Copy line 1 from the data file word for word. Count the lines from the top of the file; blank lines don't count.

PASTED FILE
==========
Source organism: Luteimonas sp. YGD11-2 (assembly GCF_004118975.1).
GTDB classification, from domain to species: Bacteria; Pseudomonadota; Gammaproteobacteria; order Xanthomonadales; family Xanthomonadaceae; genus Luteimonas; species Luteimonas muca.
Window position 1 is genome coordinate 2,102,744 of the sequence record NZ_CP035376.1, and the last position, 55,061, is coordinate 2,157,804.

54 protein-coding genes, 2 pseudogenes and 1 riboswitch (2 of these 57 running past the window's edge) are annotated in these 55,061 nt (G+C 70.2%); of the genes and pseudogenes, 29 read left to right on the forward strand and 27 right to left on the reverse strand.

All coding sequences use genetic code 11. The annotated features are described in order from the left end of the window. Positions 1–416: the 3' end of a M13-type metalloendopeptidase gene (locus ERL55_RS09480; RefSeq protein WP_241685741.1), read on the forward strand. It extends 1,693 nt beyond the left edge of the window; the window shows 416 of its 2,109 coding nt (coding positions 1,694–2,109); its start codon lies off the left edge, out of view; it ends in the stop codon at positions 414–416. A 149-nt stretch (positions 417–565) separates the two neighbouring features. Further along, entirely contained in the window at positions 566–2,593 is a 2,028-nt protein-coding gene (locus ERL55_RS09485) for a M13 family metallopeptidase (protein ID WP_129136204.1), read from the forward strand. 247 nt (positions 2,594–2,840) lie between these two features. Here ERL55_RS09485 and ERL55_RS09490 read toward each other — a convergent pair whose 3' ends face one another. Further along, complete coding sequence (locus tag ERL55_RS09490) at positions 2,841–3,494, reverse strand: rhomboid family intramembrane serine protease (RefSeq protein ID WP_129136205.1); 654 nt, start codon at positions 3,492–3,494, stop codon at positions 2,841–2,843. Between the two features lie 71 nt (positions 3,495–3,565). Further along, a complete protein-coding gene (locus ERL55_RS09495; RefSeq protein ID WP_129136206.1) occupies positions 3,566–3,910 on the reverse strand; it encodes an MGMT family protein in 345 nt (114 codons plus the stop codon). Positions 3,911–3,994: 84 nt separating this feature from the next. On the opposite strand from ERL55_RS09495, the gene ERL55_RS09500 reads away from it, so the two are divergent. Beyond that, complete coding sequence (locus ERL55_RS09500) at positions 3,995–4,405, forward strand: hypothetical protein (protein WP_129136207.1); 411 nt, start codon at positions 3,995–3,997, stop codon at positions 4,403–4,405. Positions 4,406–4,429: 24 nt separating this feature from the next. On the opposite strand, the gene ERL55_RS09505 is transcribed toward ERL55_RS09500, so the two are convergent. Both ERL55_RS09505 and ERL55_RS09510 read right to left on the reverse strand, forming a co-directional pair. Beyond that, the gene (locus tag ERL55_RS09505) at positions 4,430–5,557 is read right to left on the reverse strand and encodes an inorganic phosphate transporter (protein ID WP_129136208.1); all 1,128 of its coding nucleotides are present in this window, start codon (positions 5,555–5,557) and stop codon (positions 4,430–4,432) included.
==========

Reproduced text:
Source organism: Luteimonas sp. YGD11-2 (assembly GCF_004118975.1).